The Netherlands Institute for Sound and Vision (Nederlands Instituut voor Beeld en Geluid) started to digitize it’s collection gesneden platen (lacquer or transcription discs). In this blog I’ll be talking about the history and characteristics of these special records and also a bit about the sometimes typical Dutch content.
The first radio broadcast in the Netherlands was in 1919. The first Dutch broadcast organisations were founded in the mid twenties. Radio in those days was a live happening, nothing was pre-recorded. According to Willem Vogt *, former director of the AVRO, people in his broadcast organisation started in 1927 to experiment with lacquer discs. They used glass records with a lacquer layer which had to be baked in an oven to be made playable. In 1935 Dutch broadcast organisations including KRO, AVRO and NCRV already used lacquer discs for radio purpose. The recording for a radio program was done on a disc cutting lathe, a machine that converted sound into the mechanical movement of a cutting stylus, that cuts the sound straight into the surface of a lacquer coated disc. An average 12 inch, 78 rpm disc could record a maximum of almost six minutes, so for a program of one hour you needed quite a few records. You also needed at least two disc cutting machines and two turntables for playback. To record you started at cutting machine A with disc 1, side 1. Near the end machine B comes in, to record side 2 on disc 2. In the meantime disc 1 is turned over and ready to record side 3. When played back, at two turntables, the following order is used:
disc 1- side 1 /disc 2- side 2 /disc 1- side 3/ disc 2- side 4/ disc 3- side 5/ disc 4- side 6/ disc 3- side 7/ disc 4- side 8/ disc 5- side 9 etc
This planned order could change if a mistake had been made during the recording, that side became useless for broadcasting. Information on how to play and when to play a certain side is mostly found on the record label and on the accompanying recording sheet (opnamebon). Parts or sides of a record which were not used, for various reasons, were mostly marked with yellow crayon lines. So reconstructing the right order anno 2012 can be quite puzzling. Also it is sometimes hard to interpret the written information on the labels and recording sheets are not always available.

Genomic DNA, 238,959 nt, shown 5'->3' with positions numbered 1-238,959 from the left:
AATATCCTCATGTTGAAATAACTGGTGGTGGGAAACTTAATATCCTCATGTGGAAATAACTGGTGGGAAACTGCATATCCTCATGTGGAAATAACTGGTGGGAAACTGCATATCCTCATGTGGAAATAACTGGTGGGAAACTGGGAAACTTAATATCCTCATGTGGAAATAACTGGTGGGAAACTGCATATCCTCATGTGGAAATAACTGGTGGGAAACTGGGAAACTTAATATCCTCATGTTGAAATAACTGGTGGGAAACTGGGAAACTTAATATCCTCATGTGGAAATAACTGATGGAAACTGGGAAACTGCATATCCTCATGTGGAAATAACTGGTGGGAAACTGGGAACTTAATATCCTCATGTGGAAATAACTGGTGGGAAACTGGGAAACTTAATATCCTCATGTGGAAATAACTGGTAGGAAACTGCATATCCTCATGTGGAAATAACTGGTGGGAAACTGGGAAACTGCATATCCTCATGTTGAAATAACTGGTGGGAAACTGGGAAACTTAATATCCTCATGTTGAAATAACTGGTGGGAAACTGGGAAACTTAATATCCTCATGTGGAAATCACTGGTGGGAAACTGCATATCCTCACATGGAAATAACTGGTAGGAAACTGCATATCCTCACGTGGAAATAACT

Most of the discs used in the thirties were glass records with a gelatine based lacquer layer. They are quite heavy, thick and breakable. After World War II the much lighter Pyral discs became more common. The French company Pyral developed an aluminium disc with a coating layer of nitrocellulose lacquer. The same sort of records were made by the American Presto Recording Company. Together with Presto records Sound and Vision has a variety of other sort of discs, like zinc or pvc records. Very rare is a recently discovered set of German Pliaphon Tonplatte ten inch records from 1935. They look like flexi discs from the eighties, but the are in fact made of gelatine.
World War II
Talking about Germany. Sound and Vision own a small amount of WOII recordings made by the German propaganda machine. You can listen to German military marches or Dutch soldiers near Moscow telling brave tales about fighting the “Bolshevists”. On the other hand there are a lot of recordings from Radio Oranje, the Dutch radio based in London during wartime. These are either recorded by the BBC or they have been clandestine recorded in occupied Holland. During WOII it was forbidden to listen to English radio stations and at a certain point all radio (or wireless) sets had to be handed over to the Germans. Radio listening went underground. Despite that, people did listen to Radio Oranje like mr Hellingman who even had a disc cutting machine. He recorded a lot of programs from his radio. Because these recordings are taken from the air(waves) the quality is not so good. But indeed you can hear anti-German amusement with jokes and songs about people like Hitler, Mussolini or Dutch collaborators. Like the song: ”We gaan naar Zandvoort aan de Zee, alleen voor de moffen en NSB” . Other special kind of programs are the ones made for the Dutch army. You can hear parents greeting their sons in the former Dutch East Indies or hear funny sketches from the comic characters ‘Taaie en Neut´ (from 1949). Very Dutch are the records with children choirs. Almost every choir was linked to a broadcast organization, like the Karekieten were a KRO based choir. And of course they also sing ‘Sinterklaas’ rhymes; how Dutch can you be around December!
* Willem Vogt (1888-1973) was a Dutch broadcast pioneer. Read more in his book ‘Een Leven Met Radio’ (1973) .